Sunday, April 14, 2024

City Council Begins Consideration of FY 2023 Budget

Southlake City Manager Shana Yelverton has submitted the proposed FY 2023 Budget to the City Council for consideration.

The proposed operating budget includes a .03 cent property tax decrease, a 20% homestead exemption for homeowners, significant investments into safety and security, and roads and road capacity.

Homeowner Taxpayer Relief and Reducing Debt

The proposed operating budget reduces the ad valorem rate to $0.3600, the fifth consecutive tax rate reduction and the lowest rate in Southlake since the mid-1980s.

“We are strongly committed to reducing the property tax burden on our residents and businesses while maintaining our high standards of excellence in city services because that’s what our citizens deserve,” said Mayor John Huffman.

He also noted that, for the fifth year in a row, this year’s cut puts the tax rate below the no new revenue rate, meaning that the proposed tax rate is set lower than the rate required to raise the same revenue as the prior fiscal year.

Southlake’s 20% homestead exemption continues for FY 2023, the highest amount allowed by law. The 20% homestead exemption means homeowners of an average-valued Southlake home will receive the equivalent of an approximate seven-cent tax rate reduction.

What’s included in the budget?

Graphic describing the price of the proposed FY 2023 capital projectsFor FY 2023, one priority focus is school safety and additional funding for our School Resource Officer Program. The City will expand the division by adding three more officers and a division captain for a total of 19 officers. In addition, the proposed budget includes funding for police and fire equipment and to improve traffic safety.

This year’s Capital Improvement Program (CIP) prioritizes improved public infrastructure around Southlake. The proposed budget includes:

  • $12,788,000 in roadway and sidewalk investments
  • $2,555,000 in water investments
  • $1,405,000 in wastewater investments
  • $1,785,000 in storm water investments
  • $6,770,000 in park investments
  • $18,820,000 facilities investments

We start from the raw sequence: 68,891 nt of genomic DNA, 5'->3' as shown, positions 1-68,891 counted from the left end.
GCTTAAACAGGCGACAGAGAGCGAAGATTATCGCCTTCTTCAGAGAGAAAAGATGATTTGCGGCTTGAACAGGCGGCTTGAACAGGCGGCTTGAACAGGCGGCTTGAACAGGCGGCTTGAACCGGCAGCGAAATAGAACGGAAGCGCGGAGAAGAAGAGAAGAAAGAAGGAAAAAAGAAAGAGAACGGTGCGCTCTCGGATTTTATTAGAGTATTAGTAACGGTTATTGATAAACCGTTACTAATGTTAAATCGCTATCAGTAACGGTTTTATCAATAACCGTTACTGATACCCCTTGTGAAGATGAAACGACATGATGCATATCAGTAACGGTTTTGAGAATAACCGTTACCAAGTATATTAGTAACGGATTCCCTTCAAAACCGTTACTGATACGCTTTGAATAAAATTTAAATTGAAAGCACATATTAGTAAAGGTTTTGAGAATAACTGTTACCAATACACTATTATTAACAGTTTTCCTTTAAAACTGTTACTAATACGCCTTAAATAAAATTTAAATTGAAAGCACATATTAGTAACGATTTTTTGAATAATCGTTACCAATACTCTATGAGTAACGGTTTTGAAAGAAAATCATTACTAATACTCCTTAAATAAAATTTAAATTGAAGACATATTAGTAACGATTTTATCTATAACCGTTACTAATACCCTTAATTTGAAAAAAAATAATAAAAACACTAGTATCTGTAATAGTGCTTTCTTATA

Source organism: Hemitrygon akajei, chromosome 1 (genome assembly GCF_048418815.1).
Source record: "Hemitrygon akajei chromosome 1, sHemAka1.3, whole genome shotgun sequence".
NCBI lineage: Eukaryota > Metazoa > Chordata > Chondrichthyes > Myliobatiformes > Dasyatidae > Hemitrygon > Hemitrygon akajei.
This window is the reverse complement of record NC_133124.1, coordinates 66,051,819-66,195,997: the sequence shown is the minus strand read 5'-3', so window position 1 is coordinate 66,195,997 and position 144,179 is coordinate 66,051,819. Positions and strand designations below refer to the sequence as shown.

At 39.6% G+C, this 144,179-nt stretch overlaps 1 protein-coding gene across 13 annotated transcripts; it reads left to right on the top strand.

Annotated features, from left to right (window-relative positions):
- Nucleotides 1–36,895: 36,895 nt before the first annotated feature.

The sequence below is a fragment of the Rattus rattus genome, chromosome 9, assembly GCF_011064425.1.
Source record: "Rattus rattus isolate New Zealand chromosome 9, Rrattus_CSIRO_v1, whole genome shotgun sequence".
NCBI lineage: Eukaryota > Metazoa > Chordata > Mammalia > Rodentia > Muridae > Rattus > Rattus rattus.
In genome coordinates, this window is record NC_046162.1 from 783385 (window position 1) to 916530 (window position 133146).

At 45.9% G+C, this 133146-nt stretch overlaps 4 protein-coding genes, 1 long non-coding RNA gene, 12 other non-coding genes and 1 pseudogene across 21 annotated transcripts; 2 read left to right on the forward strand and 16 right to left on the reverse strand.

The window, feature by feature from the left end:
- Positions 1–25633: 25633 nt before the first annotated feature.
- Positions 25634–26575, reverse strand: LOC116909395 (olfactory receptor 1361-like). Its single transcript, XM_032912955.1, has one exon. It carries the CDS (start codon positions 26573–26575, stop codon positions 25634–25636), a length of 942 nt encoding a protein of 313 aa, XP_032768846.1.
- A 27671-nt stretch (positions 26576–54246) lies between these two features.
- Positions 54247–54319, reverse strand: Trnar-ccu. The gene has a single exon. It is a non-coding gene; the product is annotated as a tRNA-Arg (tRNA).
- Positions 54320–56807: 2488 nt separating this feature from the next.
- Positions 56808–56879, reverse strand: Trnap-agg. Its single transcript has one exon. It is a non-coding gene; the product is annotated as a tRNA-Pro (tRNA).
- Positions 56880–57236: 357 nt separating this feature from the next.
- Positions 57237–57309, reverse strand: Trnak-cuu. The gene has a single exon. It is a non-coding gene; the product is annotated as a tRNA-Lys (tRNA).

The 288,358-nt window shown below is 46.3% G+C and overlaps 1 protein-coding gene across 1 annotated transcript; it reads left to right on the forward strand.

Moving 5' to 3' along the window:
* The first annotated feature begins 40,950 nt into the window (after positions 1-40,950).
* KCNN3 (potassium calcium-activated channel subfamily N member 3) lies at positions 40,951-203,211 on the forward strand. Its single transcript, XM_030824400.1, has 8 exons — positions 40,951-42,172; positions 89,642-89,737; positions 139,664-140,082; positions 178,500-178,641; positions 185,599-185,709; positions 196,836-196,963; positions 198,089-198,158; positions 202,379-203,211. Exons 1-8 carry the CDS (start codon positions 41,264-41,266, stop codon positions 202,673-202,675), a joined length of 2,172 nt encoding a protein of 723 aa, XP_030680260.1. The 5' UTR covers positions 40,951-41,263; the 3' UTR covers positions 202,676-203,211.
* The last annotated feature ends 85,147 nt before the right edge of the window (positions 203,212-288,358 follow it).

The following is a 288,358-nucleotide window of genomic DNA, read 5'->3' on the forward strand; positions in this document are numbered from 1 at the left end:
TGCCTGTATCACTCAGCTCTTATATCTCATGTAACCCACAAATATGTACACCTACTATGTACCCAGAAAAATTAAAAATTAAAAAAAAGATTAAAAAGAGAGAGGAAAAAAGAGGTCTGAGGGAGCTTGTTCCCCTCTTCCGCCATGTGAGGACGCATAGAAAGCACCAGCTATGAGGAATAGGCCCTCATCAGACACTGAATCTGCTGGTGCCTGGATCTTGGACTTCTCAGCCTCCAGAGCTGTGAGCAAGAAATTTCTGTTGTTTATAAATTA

• $150,000 in community enhancement investments

Funds have also been set aside for future projects, such as additional water system improvements, a public library, and other needs. The CIP is a five-year plan that anticipates future capital improvements and funding sources based on the City’s extensive master planning efforts.

How did the City come up with this proposed budget?

City staff, led by City Manager Shana Yelverton and Chief Financial Officer Sharen Jackson, focused on delivering a budget that provides exceptional services in several focus areas. They include Safety and Security, Mobility, Infrastructure, Quality Development, Partnership and Volunteerism, and Performance Management and Service Delivery.

Throughout the current fiscal year, staff monitors several data sources to help estimate revenue for the upcoming budget year. The staff analyzes various economic scenarios to make financial projection decisions using data from the residential and commercial sectors, employment numbers, consumer spending, and other factors.

For more information about the budget process, visit the Budget Overview section of the FY 2022 Proposed Budget.

What’s the plan going forward?

As Yelverton noted in a presentation before Council on August 16, the budget presented is sustainable into the future. It follows financial guiding principles that position the City for budget stability, even during difficult economic times.

“The FY 2023 proposed budget was developed with the City’s strategic goals in mind,” City Manager Yelverton said. “Multi-year financial planning has guided the way this year as it has in years past. The staff is looking forward to the beginning of the fiscal year with its new opportunities.”

The Council will consider the proposed budget at their September 6, 2022, and September 20, 2022, meetings.

For an in-depth look at the proposed FY 2023 budget, please visit

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